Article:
Moments before getting up close and personal with Atlantis Space Shuttle

Moments before getting up close and personal with Atlantis, which is humongous! Length is 122.17 feet (37.2 m); Height is 56.58 feet (17.2 m); Wingspan is 78.06 feet (23.7 m). Photo #10 by Love These Pics

250 people at a time are run through to see the Space Shuttle Atlantis

Then “250 people at a time are run through #ShuttleAtlantis.” Photo #11 by Robert Neff

Kennedy Space Center, Atlantis

New $100M Atlantis Exhibit at KSC as seen from NASA guided tour bus. Photo #12 by Love These Pics

Atlantis lifts off into a clear blue Florida sky in September 2006

After several weather delays, Atlantis lifts off into a clear blue Florida sky in September 2006. NASA wrote, “Neither lightening bolts, nor a tropical storm, nor tricky technical challenges could ultimately keep Space Shuttle Atlantis and the STS-115 astronauts from their appointed mission: resuming construction of the International Space Station.” Did you know when Atlantis had her first flight? The shuttle first lifted off on October 3, 1985. At liftoff, the weight of Atlantis “(with three shuttle main engines) was 176,413 pounds (80 t).” Photo #13 by NASA

Liftoff of Space Shuttle Atlantis

An exhaust cloud begins to form around space shuttle Atlantis as it springs into action from Launch Pad 39A at NASA’s Kennedy Space Center in Florida. Liftoff on its STS-129 mission came at 2:28 p.m. EST Nov. 16, 2009. NASA said that “construction of the orbiter Atlantis began on March 3, 1980. Thanks to lessons learned in the construction and testing of orbiters Enterprise, Columbia and Challenger, Atlantis was completed in about half the time in man-hours spent on Columbia.” Photo #14 by NASA / Jim Grossmann

STS-27, Orbiter Atlantis, Liftoff

STS-27, Orbiter Atlantis, utilizing 375,000 pounds thrust produced by its three main engines, lifts off on December 2, 1988. The STS-27 was the third classified mission dedicated to the Department of Defense (DoD). NASA wrote, “NASA’s fourth space-rated space shuttle, OV-104 ‘Atlantis,’ was named after the two-masted boat that served as the primary research vessel for the Woods Hole Oceanographic Institute in Massachusetts from 1930 to 1966. The boat had a 17-member crew and accommodated up to five scientists who worked in two onboard laboratories, examining water samples and marine life. The crew also used the first electronic sounding devices to map the ocean floor.” Photo #15 by NASA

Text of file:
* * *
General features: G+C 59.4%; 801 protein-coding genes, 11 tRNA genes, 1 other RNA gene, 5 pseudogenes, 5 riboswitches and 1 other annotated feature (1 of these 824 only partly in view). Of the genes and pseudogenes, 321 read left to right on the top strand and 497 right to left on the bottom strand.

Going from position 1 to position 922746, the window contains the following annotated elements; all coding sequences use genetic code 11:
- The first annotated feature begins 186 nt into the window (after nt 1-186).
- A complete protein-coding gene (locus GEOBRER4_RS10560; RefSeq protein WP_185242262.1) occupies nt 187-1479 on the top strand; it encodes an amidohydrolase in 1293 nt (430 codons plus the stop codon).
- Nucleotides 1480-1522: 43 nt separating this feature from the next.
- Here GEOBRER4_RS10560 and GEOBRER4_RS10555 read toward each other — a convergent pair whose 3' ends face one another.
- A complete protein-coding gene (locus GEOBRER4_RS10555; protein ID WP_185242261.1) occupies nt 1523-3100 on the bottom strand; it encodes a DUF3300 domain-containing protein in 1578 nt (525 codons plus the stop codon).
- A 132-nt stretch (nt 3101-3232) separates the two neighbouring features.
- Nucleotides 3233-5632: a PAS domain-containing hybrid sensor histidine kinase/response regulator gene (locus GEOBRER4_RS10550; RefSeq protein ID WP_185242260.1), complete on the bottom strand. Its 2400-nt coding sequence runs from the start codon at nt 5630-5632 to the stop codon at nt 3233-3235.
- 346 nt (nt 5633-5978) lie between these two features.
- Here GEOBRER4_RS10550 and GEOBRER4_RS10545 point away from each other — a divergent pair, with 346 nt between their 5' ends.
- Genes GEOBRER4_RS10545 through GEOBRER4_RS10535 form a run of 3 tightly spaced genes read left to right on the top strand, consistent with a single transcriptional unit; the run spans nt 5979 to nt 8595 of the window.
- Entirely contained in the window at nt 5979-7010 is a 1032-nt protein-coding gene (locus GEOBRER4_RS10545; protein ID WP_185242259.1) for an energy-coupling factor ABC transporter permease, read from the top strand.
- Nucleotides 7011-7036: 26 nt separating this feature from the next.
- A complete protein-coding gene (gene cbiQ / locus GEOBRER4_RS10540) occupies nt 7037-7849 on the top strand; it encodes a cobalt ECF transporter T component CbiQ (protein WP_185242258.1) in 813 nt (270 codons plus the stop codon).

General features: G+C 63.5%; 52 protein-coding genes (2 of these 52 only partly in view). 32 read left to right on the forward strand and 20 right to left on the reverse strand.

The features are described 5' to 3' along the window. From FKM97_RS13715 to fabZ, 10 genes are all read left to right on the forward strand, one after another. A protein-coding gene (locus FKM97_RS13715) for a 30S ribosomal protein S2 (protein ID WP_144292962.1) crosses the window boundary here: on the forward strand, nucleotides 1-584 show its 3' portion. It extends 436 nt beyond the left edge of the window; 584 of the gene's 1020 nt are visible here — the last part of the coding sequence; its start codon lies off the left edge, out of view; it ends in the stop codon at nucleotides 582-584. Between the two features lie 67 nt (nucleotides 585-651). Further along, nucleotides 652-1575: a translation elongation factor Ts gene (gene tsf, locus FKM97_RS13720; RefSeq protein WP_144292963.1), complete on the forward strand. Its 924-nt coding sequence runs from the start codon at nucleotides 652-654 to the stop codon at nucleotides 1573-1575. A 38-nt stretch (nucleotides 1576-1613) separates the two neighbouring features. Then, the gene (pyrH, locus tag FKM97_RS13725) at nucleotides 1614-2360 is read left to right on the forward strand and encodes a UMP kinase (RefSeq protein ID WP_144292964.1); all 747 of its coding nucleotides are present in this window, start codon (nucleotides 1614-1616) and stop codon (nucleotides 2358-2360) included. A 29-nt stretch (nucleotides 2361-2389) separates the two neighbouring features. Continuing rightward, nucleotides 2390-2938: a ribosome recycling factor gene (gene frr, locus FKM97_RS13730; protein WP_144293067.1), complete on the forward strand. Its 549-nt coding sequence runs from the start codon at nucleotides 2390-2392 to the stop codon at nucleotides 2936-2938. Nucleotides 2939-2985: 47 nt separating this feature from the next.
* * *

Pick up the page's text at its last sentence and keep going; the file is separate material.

Space shuttle Atlantis is seen over the Bahamas prior to a perfect docking with the ISS on July 2011

Atlantis over the Bahamas prior to a perfect docking with the International Space Station on July 2011. Photo #16 by NASA

Atlantis, payload bay doors open, NASA emblem on her wing with aurora seen from space via ISS on July 26, 2011

Atlantis, payload bay doors open, NASA emblem on her wing showing, with aurora seen from space via ISS on July 26, 2011. While in orbit, the space shuttle traveled around Earth at a speed of approximately 17,500 miles (28,000 kilometers) per hour, giving the crew a view of a sunrise or sunset every 45 minutes. Photo #17 by NASA

NASA jet and Atlantis space shuttle stack at Kennedy Space Center

NASA jet and Atlantis space shuttle stack at Kennedy Space Center Visitor Complex. In 1989, Atlantis deployed the Magellan probe bound for Venus as well as deploying the Galileo probe bound for Jupiter. In 1991, Atlantis deployed the Compton Gamma Ray Observatory. A United States president was never on hand to personally witness Atlantis launch. Photo #18 by Love These Pics

A look inside the new glass cockpit of the orbiter Atlantis as of April 1999

A look inside the “new” glass cockpit of the orbiter Atlantis as of April 1999. Starting with STS-71, June 1995, “Atlantis pioneered the Shuttle-Mir missions, flying the first seven missions to dock with the Russian space station. When linked, Atlantis and Mir together formed the largest spacecraft in orbit at the time. The missions to Mir included the first on-orbit U.S. crew exchanges, now a common occurrence on the International Space Station. On STS-79, the fourth docking mission, Atlantis ferried astronaut Shannon Lucid back to Earth after her record-setting 188 days in orbit aboard Mir.” Photo #19 by NASA Kennedy Space Center

Solar panels on the Hubble Space Telescope make for some unique window shades in this scene photographed from the flight deck of the Earth-orbiting Space Shuttle Atlantis, 2009

10 years later, S125 (15 May 2009): NASA wrote, “Solar panels on the Hubble Space Telescope make for some unique window shades in this scene photographed from the flight deck of the Earth-orbiting Space Shuttle Atlantis. Just below the “shaded” pair of windows are panels of displays and controls very instrumental in the success of the work being done on the giant observatory.” Photo #20 by NASA

ISS with  Atlantis docked at right and a Russian Soyuz docked to Pirs

NASA wrote, “This picture, photographed by NASA astronaut Ron Garan during the spacewalk conducted on July 12, 2011, shows the International Space Station with space shuttle Atlantis docked at right and a Russian Soyuz docked to Pirs, below the sun at far left. In the center foreground is the Alpha Magnetic Spectrometer (AMS) experiment installed during the STS-134 mission. AMS is a state-of-the-art particle physics detector designed to use the unique environment of space to advance knowledge of the universe and lead to the understanding of the universe’s origin by searching for antimatter and dark matter, and measuring cosmic ray.” Photo #21 by NASA / Astronaut Ron Garan